A unique memento of a stunning round of golf
BILL Wotherspoon is the proud holder of a unique memento of Lismore golfer Rhein Gibson's record-breaking achievement.
Mr Wotherspoon has the scorecard from Gibson's amazing round of 55 from the River Oaks Golf Club in Oklahoma last year.
Guinness World Records this week confirmed the total as the lowest score ever shot on a regulation 18-hole course.
Mr Wotherspoon, who received the card from former Lismore Workers Golf Club counterpart Gibson as a thank you gift, said he was delighted to have a record of the fabulous feat.
"It is certainly an interesting card," he said.
"I guess in 20 years it could be worth a bit."
I will keep it until I die and then give it to one of my sons
- Bill Wotherspoon
Gibson, who now lives in the United States and is attempting to launch a successful professional career, played alongside Mr Wotherspoon at the Lismore club.
A former scratch marker, Mr Wotherspoon, who has played golf for more than 80 years and kept details of cards and rounds through that time, has kept an eye on Gibson's progress since he moved to the US.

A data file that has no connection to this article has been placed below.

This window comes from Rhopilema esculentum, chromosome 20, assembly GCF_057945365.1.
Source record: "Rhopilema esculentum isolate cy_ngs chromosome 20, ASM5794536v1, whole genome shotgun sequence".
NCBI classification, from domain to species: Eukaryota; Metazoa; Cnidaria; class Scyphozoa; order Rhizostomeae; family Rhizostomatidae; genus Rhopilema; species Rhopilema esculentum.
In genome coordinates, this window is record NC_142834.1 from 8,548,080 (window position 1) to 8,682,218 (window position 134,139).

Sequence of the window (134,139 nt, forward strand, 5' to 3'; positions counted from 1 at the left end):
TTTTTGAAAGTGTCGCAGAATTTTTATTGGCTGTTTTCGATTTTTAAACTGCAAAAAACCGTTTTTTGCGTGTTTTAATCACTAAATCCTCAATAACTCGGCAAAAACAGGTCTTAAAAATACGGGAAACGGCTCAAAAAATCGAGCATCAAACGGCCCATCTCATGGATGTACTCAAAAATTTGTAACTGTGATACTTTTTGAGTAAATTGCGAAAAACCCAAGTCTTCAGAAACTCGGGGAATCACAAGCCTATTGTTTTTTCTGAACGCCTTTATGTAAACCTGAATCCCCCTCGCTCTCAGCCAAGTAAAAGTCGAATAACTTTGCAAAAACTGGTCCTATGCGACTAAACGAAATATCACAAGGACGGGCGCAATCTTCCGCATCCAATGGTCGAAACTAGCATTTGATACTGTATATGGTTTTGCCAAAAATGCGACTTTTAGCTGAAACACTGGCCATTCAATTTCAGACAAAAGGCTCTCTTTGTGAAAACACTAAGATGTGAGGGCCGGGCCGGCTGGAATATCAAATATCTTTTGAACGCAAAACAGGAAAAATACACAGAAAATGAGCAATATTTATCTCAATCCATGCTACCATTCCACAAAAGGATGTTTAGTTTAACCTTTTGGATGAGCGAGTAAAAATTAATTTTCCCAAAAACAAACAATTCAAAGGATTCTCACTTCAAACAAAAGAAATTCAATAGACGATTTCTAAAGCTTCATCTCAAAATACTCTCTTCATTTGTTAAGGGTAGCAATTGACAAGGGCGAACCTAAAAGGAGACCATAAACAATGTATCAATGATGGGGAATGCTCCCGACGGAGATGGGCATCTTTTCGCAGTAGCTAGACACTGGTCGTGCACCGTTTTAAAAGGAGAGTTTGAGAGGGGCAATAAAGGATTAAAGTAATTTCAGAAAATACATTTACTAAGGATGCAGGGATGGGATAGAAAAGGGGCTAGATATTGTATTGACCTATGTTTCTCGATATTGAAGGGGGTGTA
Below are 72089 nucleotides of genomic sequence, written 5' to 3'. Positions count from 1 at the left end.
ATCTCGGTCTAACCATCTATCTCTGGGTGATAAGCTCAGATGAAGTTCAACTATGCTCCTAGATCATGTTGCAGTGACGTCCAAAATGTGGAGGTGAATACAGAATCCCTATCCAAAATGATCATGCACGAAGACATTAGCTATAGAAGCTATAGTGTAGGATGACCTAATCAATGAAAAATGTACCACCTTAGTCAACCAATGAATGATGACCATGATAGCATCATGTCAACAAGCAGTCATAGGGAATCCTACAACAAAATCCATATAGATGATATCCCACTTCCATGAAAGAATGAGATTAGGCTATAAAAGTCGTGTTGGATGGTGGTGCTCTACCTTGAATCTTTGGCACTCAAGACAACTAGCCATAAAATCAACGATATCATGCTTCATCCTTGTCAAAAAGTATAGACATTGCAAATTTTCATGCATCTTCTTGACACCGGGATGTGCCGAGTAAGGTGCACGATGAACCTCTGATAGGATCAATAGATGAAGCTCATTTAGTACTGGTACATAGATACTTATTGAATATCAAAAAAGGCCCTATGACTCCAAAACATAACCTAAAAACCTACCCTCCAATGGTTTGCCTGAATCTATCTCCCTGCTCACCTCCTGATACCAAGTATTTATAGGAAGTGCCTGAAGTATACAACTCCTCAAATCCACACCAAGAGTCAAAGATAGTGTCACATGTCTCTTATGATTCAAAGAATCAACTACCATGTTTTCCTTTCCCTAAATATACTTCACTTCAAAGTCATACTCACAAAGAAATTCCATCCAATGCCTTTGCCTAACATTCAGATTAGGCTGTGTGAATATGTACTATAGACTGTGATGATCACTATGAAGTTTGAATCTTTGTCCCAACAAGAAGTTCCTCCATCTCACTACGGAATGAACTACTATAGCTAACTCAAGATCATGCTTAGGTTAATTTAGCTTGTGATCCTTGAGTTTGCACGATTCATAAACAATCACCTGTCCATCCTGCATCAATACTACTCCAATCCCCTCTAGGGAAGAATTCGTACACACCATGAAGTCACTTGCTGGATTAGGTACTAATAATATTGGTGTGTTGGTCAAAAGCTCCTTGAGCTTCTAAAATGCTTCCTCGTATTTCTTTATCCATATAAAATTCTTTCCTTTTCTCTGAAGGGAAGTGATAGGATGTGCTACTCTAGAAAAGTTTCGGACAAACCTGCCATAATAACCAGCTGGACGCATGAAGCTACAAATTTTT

The 90-year-old sent Gibson a scorecard from an earlier round of 60 at the Barham Street course to help prove his golfing credentials to the record book assessors.
"I have played alongside a lot of promising young fellows, but Rhein impressed me the most," Mr Wotherspoon said.
"He has the right temperament for the game and doesn't seem to have an ego."
Crowds of amazed onlookers watched Gibson's incredible 16-under-par round at the 6698-yard course in May last year.
Big-hearted Mr Wotherspoon also contacted organisers of the US Masters tournament, requesting a wildcard for Gibson for this year's event in recognition of his jaw-dropping display.
Officials rejected the request, but it is possible that ratification of Gibson's performance will lead to other tournament invitations for the 26-year-old.
Gibson gave Mr Wotherspoon the card, which was used by compilers of the world famous compendium to verify his round, while holidaying back home last year.
"I will keep it until I die and then give it to one of my sons," Mr Wotherspoon, who has been a member of the Lismore club since 1949, said.
"All Rhein wants is a few starts in bigger tournaments.
"I hope he gets them."